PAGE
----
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Green roofs against pollution and climate change. A review


Green roofs recover green spaces in urban areas and benefit the public, farmers, and wildlife by providing many environmental, ecological, and economic advantages. Green roofs reduce stormwater runoff, mitigate urban heat island effects, absorb dust and smog, sequester carbon dioxide, produce oxygen, create space for food production, and provide natural habitat for animals and plants. Here, we studied the environmental impact of green roofs in terms of runoff quality and greenhouse gas CO2 sequestration. We screened more than 650 scientific papers and we reviewed detailed findings from 52 publications. There are two major points: (1) Concerning pollution, the concentrations of minor pollutants, such as heavy metals, biochemical oxygen demand (BOD), total suspended solids (TSS), and turbidity, are small and thus do not pose an immediate threat to the environment. However, the concentrations of major pollutants, such as nitrogen of 0.49–9.01 mg/l and phosphorus of 0.04–25 mg/l, vary highly for different green roofs and can adversely affect runoff quality. Nutrient leaching may be controllable through proper mitigation measures including better design and system management which require further research. According to both laboratory experiments and field monitoring data, the main factors affecting runoff quality are precipitation properties, growth media composition and depth, plant species, and maintenance protocols. Research gaps exist in quantifying how these factors affect leachate pollutant load. Systematic studies are needed for improving green roof designs to reduce adverse impacts. (2) Concerning CO2 sequestration, studies reveal that green roofs directly sequester substantial amounts of carbon in plants and soils through photosynthesis. Green roofs reduce ambient CO2 concentrations in the vicinities. Green roofs also indirectly reduce CO2 releases from power plants and furnaces by reducing demand for heating and cooling, suggesting long-term economic and environmental benefits of green roofs.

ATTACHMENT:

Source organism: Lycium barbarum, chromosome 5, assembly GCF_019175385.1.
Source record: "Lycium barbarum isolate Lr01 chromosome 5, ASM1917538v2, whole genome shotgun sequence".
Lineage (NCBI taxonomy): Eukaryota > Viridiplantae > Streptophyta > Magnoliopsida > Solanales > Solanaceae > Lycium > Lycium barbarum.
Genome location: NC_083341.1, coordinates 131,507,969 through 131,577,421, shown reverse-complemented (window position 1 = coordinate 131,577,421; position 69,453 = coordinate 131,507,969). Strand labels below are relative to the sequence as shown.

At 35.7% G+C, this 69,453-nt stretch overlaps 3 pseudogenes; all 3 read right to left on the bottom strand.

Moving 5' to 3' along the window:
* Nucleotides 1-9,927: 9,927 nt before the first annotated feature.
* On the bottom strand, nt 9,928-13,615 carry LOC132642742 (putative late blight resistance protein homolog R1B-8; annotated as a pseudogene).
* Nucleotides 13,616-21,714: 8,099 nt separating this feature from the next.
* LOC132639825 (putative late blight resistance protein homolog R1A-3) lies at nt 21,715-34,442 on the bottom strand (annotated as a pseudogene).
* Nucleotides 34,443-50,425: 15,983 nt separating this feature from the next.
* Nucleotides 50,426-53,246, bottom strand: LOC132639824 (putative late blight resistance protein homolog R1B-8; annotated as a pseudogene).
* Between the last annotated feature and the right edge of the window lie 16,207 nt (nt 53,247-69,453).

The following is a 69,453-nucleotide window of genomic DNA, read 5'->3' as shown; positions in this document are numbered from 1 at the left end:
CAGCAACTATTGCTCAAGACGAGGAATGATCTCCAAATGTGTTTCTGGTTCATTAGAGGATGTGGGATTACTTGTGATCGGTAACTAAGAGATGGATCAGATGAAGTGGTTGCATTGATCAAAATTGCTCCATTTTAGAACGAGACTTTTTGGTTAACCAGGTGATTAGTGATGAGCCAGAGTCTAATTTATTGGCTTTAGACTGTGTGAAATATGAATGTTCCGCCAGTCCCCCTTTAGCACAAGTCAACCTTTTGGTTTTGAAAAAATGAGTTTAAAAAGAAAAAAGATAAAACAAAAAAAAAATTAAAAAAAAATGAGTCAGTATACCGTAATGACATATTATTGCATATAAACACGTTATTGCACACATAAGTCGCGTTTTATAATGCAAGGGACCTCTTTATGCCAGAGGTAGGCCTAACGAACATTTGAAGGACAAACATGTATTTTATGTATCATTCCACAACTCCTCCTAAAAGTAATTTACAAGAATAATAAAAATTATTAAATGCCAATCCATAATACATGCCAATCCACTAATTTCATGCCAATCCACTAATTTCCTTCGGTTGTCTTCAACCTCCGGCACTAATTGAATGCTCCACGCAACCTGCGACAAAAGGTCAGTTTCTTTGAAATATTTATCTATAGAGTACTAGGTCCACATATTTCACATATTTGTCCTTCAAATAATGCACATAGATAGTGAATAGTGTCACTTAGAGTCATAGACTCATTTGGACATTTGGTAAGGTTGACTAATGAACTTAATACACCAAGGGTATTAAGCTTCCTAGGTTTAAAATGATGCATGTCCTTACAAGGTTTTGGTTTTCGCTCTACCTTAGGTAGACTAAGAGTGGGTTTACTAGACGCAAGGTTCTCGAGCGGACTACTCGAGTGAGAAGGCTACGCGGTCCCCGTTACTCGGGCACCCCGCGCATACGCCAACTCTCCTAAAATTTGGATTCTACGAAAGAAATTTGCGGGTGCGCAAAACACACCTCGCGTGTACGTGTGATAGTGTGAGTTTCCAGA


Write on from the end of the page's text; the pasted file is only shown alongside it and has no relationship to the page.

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Correspondence to Roger W. Babcock Jr..

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Li, Y., Babcock, R.W. Green roofs against pollution and climate change. A review. Agron. Sustain. Dev. 34, 695–705 (2014).

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  • Green roof
  • Nitrogen
  • Phosphorus
  • Runoff quality
  • CO2 sequestration
  • Pollution mitigation